The video below shows an incredible feat: a man walking up a flight of stairs with a robotic leg as easily as a man with two human legs. The man in the video is Zac Vawter, and he lost his leg in a motorcycle accident. But with his new leg, he can move around with little difficulty, because his robotic leg is attached to healthy nerves that run directly to his brain. The limb is entirely controlled by thought, and has a range of motion that is comparable to that of a human leg. This new technology is made possible by a collaboration between Rehabilitation Institute of Chicago, designers at Vanderbilt University and Freedom Innovations, a prosthetics company based in Irvine, California. The end result is a substitute leg that is both lightweight and able to provide its wearer with a fuller life experience--no more dragging around a stiff piece of plastic. Zac's new leg allows him to tackle everyday tasks like climbing stairs, but thanks to the ability of rotating his "ankle" he can traverse sloped terrain, making more ambitious goals such as hiking possible.
In the smartphone war, Samsung has the largest market share, but Apple is prom king, due to genius marketing campaigns and sleek designs. Samsung's latest tactical move is the relase of the Galaxy Round, the world's first curved smartphone. The curvature is made possible by a technological breakthrough, however, its practical function isn't immediately apparent. At the very least, it is attention-grabbing, and raises the question about what the curved screen could be used for. Another cool feature is the Roll Effect, which allows users to check battery life, time, and missed calls by tipping the phone towards themselves at an angle when the home screen is off.
Artist Annette Jung has pulled off an incredible rendition of the Michael Jackson's "Thriller" video. The stop-motion video, released via Talking-Animals, is made entirely out of Lego's, and is probably the coolest thing you'll watch all day. Check out the video below, and see the magic for yourself!
We all remember wanting to jump through the television and into Orbit City where the Jetson's lived. Skypad apartments, a Robot Housekeeper (and her push-button space age conveniences), jetpacks, and let’s not forget the flying saucer. The Jetsons wasn’t just a t.v. show, it was an archetype for the most desirable future. It served as a profound statement on what Americans considered a technological destiny to look like. Now more than 5 decades later, the company Quirky makes us revisit.
Lego blocks are a fond nostalgic memory for all. When we were young, we would head to the Lego box and make the most complicated structures of the tiny fingers. And even more thrilling than the Lego blocks themselves were the Lego people: the yellow skinned, stiff-legged figures became either gymnasts or mad scientists, depending where you imagination leads. And now, despite the fact that we are well into our adulthood, there may be a legitimate reason to play with them again: Legos could be the next step after Google Calendar, to help people organize their time into manageable, bite-sized chunks.
The world of 3D printing is on the rise as it transforms and intersects with burgeoning technology. Customization of everyday objects has come to the forefront as one the most promising and useful aspects of it all. The newest addition to the 3D family is the Blizzident tooth-cleaning system created through both custom scanning and printing.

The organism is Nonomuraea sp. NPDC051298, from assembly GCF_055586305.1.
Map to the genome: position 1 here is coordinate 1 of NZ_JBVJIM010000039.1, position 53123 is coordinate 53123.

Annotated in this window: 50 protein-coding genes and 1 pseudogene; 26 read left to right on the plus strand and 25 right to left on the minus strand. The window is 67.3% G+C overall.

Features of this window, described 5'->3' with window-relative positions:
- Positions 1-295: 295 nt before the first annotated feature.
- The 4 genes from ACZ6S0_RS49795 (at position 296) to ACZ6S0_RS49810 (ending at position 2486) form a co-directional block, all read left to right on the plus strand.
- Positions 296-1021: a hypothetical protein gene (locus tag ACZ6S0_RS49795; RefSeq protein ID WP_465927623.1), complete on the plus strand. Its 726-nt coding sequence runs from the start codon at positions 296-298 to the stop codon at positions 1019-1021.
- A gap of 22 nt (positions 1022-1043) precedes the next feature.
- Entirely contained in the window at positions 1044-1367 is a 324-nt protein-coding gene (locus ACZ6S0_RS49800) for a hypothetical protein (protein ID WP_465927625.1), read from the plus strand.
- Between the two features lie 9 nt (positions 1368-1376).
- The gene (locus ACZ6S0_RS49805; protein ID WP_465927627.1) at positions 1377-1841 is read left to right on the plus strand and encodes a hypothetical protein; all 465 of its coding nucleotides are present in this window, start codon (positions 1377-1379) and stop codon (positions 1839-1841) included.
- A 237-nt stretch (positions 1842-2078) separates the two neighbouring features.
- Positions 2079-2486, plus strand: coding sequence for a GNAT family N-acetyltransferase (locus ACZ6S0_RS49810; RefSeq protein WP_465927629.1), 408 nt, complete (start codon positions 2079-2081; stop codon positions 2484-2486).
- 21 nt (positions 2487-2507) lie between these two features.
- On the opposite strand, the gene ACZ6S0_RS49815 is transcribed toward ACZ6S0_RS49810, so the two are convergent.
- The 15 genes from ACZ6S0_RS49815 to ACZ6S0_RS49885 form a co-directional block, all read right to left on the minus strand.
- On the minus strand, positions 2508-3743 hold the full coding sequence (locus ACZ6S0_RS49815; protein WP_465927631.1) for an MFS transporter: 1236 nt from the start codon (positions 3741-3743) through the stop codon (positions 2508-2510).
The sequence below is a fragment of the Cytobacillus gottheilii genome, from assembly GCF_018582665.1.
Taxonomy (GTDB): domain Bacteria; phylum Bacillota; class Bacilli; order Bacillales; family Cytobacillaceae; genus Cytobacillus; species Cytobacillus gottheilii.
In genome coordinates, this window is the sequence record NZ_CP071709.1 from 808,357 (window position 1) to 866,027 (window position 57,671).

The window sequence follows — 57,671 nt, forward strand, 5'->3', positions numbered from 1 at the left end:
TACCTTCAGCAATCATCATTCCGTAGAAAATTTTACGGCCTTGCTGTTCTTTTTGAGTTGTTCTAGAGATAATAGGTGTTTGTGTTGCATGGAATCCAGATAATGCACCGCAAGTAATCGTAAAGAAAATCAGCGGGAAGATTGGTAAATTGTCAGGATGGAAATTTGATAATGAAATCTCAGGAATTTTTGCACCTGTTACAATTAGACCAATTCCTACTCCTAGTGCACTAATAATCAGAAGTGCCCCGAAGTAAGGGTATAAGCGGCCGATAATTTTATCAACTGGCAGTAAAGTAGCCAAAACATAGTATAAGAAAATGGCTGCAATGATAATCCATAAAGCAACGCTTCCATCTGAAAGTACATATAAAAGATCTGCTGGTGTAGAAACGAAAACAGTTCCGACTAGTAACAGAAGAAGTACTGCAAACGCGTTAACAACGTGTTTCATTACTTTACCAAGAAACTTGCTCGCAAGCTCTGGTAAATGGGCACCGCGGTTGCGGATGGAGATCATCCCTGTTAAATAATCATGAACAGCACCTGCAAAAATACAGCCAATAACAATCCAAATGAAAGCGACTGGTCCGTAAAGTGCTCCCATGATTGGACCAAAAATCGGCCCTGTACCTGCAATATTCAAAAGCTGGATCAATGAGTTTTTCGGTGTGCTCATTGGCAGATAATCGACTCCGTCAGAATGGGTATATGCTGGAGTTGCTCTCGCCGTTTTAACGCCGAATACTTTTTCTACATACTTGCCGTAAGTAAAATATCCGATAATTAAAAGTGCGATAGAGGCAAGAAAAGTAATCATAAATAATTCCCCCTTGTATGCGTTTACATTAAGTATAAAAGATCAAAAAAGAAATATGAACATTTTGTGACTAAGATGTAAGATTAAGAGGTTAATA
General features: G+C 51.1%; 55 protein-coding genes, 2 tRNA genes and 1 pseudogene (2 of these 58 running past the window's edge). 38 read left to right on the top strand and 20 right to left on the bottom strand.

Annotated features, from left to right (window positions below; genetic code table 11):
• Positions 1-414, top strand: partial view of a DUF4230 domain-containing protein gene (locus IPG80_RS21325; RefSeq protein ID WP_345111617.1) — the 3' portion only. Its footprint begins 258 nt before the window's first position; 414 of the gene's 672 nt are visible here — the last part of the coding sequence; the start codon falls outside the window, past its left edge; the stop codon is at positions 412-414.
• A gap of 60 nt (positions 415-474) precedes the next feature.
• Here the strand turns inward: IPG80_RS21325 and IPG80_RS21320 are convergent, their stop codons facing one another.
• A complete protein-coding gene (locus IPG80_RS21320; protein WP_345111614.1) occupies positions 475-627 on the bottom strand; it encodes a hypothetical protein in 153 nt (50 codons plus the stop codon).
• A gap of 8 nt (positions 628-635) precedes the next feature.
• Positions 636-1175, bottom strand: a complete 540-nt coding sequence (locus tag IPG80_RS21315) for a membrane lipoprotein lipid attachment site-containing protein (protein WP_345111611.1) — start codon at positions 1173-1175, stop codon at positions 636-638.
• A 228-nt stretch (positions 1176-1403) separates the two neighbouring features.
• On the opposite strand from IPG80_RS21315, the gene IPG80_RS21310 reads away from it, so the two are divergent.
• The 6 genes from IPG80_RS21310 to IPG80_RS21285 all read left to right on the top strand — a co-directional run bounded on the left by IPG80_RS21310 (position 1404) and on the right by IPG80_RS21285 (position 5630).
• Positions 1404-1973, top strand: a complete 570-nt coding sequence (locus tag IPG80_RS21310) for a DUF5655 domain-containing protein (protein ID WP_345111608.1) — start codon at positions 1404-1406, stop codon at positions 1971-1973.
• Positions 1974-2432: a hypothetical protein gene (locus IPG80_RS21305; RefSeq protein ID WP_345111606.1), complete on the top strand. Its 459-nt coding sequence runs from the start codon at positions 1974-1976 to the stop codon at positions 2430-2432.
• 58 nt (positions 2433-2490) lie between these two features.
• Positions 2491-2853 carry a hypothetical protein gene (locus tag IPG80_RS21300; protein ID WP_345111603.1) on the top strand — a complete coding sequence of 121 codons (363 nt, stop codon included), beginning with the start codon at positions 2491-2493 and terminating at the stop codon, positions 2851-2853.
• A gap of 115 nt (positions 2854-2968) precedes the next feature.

Getting a Blizzident toothbrush is accessible via dentist. You make an appointment to get an impression of your teeth. The impression is then sent to a dental lab, where they digitize the results, and upload/print your toothbrush. Blizzident retails at $300 and lasts for up to a year, which is 10 times more than a normal toothbrush.
Researchers at Bielefeld University in Germany started the JAMES project aiming to develop core cognitive capabilities that would enable a robot to interact with humans in a socially-appropriate manner. They reviewed how drinks are ordered and placed in a “bartending scenario” and assessed that robots can use auditory signals to interpret when a drink request is being made. In the study, the robot is able to greet customers, listen to orders, and react accordingly.
Waiting in lines can be a hassle, but for Apple’s new Iphone 5s and 5c people are willing to grin and bear it. Eager fans waiting outside Apple stores suggested that the unveiling was the highest record launch in iPhone history. The high-end iPhone 5s and the cheaper iPhone 5c went on sale in the U.S., China and nine other territories, culminating to 9 million sells by the end of its opening weekend.
Ever find yourself stumped, trying to recall the details of a dream you just awoke from? In most cases, by the time your feet hit the ground, you've forgotten what your dream entailed; vague details might make their way to your memories surface, but for the most part, you remain perplexed, and feeling a bit empty.
However, now with the development of Shadow, a new app recently launched on Kickstarter, you may not only be able to keep track of your dreams, but use the data to chart the landscape of your subconscious. While it's still too early to tell for certain, the data that Shadow gathers while we dream may provide greater insight to our habits and behavior. And as an added bonus, the app includes an alarm clock that gradually lifts the user from deep (hypopompic) sleep, disposing the need of the standard alarm clocks that monotonously, and brazenly beep their way into our peaceful calm.